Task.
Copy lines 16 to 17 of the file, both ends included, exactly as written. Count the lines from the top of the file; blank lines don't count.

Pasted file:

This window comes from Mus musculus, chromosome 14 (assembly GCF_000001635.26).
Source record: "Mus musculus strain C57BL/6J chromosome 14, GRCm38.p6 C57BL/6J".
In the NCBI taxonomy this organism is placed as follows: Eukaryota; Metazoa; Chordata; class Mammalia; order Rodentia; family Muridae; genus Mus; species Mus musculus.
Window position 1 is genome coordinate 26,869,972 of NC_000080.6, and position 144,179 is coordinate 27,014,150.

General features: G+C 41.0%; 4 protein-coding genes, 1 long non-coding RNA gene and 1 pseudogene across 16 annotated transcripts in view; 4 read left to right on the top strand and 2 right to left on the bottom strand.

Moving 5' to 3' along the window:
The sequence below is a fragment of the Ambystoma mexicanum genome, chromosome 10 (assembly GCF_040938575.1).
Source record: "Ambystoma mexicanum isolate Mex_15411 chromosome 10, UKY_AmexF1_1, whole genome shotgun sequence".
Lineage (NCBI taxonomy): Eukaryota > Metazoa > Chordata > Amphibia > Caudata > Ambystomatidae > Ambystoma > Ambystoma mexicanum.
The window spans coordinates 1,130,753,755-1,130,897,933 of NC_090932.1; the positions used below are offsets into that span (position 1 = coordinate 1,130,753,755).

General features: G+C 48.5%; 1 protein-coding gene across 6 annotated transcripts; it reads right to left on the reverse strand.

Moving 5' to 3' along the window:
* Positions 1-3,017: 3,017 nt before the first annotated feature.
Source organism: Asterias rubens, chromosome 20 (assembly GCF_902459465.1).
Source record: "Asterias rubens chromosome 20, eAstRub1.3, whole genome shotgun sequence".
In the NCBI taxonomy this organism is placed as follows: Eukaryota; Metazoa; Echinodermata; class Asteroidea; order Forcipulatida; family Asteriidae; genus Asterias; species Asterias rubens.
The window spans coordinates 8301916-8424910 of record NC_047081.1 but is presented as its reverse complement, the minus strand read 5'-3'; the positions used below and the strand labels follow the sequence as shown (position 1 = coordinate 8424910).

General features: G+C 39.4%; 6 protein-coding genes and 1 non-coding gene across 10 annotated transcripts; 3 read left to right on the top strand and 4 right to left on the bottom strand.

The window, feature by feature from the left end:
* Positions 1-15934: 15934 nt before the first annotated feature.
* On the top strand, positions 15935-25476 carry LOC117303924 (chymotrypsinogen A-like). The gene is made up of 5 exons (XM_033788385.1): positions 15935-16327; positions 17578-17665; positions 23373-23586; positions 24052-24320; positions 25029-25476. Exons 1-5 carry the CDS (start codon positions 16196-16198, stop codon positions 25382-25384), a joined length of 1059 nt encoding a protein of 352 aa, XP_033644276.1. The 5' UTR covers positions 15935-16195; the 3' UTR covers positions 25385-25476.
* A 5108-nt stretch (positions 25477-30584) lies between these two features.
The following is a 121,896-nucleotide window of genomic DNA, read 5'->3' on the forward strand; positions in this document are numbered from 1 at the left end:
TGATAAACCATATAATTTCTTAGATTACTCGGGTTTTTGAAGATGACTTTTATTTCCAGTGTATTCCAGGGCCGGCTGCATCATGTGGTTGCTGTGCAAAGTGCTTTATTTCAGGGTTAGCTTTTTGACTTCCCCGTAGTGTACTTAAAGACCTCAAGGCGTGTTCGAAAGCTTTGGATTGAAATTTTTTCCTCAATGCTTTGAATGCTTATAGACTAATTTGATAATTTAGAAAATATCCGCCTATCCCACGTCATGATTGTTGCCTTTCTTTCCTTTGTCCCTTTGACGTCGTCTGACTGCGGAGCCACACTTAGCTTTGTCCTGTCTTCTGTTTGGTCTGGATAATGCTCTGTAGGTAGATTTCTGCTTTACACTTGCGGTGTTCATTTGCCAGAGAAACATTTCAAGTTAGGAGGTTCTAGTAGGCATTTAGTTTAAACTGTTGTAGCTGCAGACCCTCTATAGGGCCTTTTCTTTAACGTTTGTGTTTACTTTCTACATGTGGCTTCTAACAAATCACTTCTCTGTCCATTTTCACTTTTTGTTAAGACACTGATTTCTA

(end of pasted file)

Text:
In the NCBI taxonomy this organism is placed as follows: Eukaryota; Metazoa; Echinodermata; class Asteroidea; order Forcipulatida; family Asteriidae; genus Asterias; species Asterias rubens.
The window spans coordinates 8301916-8424910 of record NC_047081.1 but is presented as its reverse complement, the minus strand read 5'-3'; the positions used below and the strand labels follow the sequence as shown (position 1 = coordinate 8424910).